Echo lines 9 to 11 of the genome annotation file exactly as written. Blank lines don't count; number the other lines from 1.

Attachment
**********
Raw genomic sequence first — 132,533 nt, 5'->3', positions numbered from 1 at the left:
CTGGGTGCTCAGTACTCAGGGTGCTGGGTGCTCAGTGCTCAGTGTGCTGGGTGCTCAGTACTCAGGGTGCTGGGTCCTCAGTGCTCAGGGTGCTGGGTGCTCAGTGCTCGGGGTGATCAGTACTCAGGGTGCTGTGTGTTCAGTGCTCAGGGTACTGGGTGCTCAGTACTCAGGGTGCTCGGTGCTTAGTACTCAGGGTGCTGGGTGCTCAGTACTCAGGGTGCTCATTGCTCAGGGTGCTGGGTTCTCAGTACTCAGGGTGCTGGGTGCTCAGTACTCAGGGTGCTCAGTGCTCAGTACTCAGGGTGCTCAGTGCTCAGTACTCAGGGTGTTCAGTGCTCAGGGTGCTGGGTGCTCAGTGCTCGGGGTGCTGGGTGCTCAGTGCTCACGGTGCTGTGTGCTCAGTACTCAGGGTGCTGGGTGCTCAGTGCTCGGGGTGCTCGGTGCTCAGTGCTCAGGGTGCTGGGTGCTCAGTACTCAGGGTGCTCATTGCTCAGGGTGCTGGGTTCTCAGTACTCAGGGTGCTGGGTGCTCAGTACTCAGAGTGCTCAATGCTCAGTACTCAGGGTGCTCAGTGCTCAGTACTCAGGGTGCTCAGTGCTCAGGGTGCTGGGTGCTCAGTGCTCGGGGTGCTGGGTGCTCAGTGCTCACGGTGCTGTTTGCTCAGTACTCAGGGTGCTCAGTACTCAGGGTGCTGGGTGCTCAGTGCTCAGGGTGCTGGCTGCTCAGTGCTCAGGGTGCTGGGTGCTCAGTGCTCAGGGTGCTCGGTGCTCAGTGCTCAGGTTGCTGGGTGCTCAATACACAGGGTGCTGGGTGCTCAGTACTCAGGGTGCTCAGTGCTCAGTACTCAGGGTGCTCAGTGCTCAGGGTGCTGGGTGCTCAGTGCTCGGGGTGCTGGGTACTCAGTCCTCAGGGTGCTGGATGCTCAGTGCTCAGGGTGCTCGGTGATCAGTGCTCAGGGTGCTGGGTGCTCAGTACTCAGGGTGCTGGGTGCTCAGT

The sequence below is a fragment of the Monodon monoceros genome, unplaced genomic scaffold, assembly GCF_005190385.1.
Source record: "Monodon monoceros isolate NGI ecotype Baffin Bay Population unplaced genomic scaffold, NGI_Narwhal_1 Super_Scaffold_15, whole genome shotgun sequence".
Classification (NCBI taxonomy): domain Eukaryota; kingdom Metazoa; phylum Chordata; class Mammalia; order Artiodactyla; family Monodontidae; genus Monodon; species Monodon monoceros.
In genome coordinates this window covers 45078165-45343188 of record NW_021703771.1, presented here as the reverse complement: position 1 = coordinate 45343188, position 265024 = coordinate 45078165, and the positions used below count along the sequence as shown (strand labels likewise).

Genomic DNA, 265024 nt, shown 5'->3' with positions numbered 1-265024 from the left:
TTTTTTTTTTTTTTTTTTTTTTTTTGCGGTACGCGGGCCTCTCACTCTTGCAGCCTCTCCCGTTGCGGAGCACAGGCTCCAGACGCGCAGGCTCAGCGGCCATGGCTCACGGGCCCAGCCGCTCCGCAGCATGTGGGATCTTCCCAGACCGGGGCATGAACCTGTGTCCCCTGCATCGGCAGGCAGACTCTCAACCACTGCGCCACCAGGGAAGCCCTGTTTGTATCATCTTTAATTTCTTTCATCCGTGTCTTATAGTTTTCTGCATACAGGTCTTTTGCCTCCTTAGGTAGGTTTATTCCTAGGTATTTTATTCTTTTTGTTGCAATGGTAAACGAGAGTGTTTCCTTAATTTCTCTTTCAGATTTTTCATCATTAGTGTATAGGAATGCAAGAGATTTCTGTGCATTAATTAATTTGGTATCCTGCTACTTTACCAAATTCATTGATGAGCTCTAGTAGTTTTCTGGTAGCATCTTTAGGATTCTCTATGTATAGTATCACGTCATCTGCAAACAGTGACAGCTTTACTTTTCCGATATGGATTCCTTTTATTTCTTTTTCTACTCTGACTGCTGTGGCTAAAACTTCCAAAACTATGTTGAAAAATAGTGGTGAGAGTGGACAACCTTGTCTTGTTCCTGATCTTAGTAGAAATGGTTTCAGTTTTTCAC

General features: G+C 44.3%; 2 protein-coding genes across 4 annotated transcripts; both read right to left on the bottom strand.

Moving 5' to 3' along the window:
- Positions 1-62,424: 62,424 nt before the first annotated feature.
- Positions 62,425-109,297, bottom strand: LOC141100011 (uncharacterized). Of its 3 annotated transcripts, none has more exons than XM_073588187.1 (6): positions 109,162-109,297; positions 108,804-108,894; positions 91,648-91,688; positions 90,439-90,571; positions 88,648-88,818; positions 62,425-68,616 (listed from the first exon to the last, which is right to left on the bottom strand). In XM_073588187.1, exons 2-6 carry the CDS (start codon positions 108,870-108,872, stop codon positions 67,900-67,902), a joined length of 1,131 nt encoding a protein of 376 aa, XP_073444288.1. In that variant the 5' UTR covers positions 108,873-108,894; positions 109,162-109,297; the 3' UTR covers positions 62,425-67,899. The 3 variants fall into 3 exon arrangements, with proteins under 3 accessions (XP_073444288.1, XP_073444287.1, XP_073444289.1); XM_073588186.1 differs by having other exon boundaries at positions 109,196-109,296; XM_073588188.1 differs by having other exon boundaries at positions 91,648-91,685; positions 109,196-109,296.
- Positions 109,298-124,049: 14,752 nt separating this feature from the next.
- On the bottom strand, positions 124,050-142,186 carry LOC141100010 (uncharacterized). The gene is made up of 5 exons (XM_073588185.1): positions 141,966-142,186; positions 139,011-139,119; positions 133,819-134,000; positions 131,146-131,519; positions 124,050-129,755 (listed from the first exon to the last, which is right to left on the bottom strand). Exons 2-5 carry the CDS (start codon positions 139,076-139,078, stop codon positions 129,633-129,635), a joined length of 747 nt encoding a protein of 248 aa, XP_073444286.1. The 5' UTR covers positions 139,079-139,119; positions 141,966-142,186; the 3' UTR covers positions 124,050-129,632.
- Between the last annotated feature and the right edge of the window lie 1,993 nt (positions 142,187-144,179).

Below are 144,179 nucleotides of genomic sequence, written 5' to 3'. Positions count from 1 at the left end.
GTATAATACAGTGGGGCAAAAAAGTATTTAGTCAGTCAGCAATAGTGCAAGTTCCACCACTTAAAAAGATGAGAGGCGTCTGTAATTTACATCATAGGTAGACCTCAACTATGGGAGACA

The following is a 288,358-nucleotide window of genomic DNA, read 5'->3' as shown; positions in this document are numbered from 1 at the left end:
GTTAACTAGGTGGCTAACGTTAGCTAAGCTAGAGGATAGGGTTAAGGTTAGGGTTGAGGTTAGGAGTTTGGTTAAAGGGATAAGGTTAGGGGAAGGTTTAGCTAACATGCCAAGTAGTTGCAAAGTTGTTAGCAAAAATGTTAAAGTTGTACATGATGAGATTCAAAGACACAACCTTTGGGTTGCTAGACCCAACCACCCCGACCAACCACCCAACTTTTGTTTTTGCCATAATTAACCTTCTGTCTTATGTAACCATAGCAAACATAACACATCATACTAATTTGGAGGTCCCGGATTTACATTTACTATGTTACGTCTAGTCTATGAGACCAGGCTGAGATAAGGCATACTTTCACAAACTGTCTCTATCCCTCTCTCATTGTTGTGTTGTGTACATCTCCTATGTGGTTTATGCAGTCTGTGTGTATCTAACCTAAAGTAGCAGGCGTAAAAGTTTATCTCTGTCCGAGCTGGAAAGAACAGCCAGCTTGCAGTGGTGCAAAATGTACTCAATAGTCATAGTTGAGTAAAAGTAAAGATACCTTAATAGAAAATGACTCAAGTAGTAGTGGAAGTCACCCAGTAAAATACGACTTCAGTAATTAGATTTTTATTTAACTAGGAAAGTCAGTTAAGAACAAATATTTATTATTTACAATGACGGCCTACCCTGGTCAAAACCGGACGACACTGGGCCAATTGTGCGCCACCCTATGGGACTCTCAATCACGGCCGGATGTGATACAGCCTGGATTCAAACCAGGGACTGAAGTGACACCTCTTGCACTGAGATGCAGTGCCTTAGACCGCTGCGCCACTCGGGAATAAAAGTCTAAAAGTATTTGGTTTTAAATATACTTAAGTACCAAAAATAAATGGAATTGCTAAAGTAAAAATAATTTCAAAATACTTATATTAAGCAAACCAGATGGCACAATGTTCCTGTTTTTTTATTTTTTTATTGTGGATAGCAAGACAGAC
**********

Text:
General features: G+C 44.3%; 2 protein-coding genes across 4 annotated transcripts; both read right to left on the bottom strand.

Moving 5' to 3' along the window:
- Positions 1-62,424: 62,424 nt before the first annotated feature.